Six Frequent Kittten Health Problems

Kitten health problems are a serious concern because a kitten's immune systems is not yet fully developed. Kittens are not able to fight off diseases and infections as effectively as adult cats, so being conscious of your kitten's health is of the utmost importance. Below is some helpful information regarding some common health issues that can afflict your kitten and how the issue can be treated.

Feline Leukemia

Feline leukemia is a serious viral illness that can be deadly for adult cats as well as kittens. Kittens will very likely pass away within a few weeks after contracting feline leukemia. You should have your kitten tested for this disease by the time he or she is eight weeks of age. Once your kitten has a clean bill of health for feline leukemia, be sure to get information on future vaccinations.

Feline Immunodeficiency Virus

Feline immunodeficiency virus is another deadly disease that lowers your kitten's health by damaging the immune system. Tests for this disease performed before the age of six months usually aren't reliable, so be sure to have your kitten tested at the exact age of six months. If the test comes back negative, have your kitten vaccinated to prevent this illness in adulthood.


Ringworm is a fungal skin infection that's very contagious among cats and kittens. Symptoms include a red, itchy spot with a red halo around it. There may be some hair loss around the area as well. Ringworm is treated with medicated shampoo and anti-fungal medications.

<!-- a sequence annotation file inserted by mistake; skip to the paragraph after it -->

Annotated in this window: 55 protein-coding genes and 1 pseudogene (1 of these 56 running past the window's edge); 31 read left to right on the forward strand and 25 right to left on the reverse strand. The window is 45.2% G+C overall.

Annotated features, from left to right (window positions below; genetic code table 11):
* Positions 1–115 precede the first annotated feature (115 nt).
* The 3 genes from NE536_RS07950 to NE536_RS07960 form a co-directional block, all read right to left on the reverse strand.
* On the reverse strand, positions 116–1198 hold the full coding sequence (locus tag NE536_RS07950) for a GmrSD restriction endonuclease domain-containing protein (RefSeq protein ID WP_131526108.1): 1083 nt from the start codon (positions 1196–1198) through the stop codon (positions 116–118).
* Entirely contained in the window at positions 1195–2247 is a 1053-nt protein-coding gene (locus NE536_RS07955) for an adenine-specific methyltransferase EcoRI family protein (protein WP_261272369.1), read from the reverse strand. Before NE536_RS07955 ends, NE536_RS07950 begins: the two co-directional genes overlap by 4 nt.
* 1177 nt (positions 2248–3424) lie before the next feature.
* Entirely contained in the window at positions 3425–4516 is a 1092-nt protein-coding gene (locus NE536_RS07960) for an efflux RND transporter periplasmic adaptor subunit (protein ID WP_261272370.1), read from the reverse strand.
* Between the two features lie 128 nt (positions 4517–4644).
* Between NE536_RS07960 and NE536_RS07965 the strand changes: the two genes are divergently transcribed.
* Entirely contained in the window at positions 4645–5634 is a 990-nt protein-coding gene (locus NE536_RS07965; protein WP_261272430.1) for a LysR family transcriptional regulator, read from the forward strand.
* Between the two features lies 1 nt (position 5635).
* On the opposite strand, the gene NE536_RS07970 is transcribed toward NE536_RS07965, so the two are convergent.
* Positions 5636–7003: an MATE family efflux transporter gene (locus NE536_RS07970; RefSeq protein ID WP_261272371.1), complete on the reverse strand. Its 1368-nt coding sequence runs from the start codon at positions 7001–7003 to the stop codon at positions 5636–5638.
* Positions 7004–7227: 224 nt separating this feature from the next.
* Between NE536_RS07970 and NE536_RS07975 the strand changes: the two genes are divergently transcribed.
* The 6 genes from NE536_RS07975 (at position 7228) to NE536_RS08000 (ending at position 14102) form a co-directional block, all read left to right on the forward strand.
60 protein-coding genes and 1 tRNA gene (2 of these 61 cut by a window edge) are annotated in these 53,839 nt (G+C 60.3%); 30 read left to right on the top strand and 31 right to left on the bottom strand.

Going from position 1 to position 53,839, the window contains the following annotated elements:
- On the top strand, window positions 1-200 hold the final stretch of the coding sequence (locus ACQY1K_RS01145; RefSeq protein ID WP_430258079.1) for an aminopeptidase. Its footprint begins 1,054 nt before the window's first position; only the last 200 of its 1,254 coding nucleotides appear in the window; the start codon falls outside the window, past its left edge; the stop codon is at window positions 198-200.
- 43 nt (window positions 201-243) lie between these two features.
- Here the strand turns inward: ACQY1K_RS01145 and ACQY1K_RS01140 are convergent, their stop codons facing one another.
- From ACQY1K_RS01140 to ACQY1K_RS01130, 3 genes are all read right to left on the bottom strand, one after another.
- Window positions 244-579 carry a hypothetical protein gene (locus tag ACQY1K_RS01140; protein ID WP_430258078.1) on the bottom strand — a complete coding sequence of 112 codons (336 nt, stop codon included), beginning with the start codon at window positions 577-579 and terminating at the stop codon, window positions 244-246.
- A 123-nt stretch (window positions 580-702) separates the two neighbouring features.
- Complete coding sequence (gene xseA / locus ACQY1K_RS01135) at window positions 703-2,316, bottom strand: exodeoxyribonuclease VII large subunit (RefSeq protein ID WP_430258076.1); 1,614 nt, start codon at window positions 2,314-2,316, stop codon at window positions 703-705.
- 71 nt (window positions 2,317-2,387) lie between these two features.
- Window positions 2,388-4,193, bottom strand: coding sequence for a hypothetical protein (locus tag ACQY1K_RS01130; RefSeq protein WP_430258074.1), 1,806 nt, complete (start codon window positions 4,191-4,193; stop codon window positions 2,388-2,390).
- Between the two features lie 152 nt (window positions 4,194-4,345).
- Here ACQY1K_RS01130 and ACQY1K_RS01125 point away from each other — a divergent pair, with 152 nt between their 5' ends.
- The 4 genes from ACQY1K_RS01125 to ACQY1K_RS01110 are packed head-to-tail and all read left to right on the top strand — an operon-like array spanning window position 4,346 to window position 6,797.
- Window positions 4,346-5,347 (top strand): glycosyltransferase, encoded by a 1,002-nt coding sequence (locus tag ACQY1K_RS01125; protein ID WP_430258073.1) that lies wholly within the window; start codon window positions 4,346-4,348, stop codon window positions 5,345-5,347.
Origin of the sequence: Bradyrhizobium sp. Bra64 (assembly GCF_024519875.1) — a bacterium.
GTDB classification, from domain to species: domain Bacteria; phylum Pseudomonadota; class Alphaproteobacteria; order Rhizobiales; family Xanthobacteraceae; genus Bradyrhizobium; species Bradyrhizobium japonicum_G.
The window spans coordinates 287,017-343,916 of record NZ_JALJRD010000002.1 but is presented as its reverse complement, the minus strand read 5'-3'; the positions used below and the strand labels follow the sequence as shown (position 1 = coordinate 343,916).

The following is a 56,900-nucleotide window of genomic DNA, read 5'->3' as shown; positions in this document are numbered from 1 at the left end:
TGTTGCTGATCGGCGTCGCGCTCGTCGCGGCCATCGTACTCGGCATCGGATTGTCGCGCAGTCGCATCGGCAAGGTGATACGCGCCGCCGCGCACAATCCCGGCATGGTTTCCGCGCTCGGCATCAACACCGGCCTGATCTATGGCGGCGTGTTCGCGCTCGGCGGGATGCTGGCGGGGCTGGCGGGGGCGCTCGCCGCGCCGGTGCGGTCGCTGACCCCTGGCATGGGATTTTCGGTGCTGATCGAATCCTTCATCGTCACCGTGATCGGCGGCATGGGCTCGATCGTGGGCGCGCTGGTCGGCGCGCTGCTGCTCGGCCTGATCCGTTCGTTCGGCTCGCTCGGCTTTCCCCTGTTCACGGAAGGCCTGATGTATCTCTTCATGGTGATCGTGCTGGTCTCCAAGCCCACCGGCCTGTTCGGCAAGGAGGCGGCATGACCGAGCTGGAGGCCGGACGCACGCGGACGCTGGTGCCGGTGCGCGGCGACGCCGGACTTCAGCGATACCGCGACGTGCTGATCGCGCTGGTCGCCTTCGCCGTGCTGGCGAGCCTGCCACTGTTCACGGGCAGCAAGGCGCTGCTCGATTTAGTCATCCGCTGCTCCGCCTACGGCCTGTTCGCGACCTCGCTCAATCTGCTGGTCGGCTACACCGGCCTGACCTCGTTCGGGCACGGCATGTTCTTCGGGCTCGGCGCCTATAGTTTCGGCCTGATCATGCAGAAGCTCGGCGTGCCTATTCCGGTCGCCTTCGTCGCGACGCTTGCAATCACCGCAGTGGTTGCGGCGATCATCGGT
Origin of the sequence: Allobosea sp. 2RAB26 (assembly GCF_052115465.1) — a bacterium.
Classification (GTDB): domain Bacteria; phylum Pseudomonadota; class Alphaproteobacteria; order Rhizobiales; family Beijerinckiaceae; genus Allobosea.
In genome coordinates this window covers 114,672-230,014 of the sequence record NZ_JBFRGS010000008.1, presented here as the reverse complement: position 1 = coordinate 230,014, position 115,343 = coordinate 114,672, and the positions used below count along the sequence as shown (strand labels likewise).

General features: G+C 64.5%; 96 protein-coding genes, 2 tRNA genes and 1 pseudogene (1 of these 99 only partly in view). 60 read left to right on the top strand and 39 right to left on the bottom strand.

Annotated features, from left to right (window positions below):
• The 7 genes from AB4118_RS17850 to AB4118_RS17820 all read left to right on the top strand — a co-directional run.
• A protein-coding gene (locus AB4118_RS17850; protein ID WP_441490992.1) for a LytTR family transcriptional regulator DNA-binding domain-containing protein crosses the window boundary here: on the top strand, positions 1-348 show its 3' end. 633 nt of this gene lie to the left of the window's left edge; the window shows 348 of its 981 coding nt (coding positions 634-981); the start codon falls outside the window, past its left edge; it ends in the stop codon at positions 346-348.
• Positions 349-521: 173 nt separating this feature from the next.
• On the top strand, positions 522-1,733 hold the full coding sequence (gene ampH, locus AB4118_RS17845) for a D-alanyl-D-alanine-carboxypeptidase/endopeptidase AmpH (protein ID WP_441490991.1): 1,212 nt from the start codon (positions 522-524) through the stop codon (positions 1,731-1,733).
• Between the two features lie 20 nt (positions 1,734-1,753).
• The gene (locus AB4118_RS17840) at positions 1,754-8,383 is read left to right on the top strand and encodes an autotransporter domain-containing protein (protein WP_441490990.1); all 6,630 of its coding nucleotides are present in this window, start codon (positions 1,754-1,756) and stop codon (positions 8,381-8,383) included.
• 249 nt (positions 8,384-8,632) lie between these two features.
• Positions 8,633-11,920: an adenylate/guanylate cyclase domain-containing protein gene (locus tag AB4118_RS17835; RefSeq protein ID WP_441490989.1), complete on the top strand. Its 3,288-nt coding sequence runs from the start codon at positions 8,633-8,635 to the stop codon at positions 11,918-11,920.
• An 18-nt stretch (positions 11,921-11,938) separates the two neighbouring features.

Ear Mites

If you notice your kitten shaking his or her head and scratching excessively the ears, he or she probably has ear mites. Ear mites are easily treated with drops, but can seriously damage your kitten's hearing if left untreated.

Intestinal Worms

Intestinal worms are quite common in kittens and cats and should be checked for at every veterinary check up. You can make this easier by bringing along a stool sample. If left untreated, intestinal worms can cause malnutrition, diarrhea, dehydration and anemia. These symptoms can prove to be fatal in very young kittens. Intestinal worms are easily treated and eliminated with medication.


While fleas may not seem dangerous, they can cause anemia in kittens. If the anemia becomes severe, it can threaten your kitten's life. Fleas also spread intestinal worms, which can contribute to anemia, and cause diarrhea, dehydration and malnutrition. Fleas in kittens can be eliminated through a shampoo treatment in Dawn dish-washing liquid, followed by a grooming with a fine-toothed comb. Flea medications should not be used on kittens under twelve weeks of age.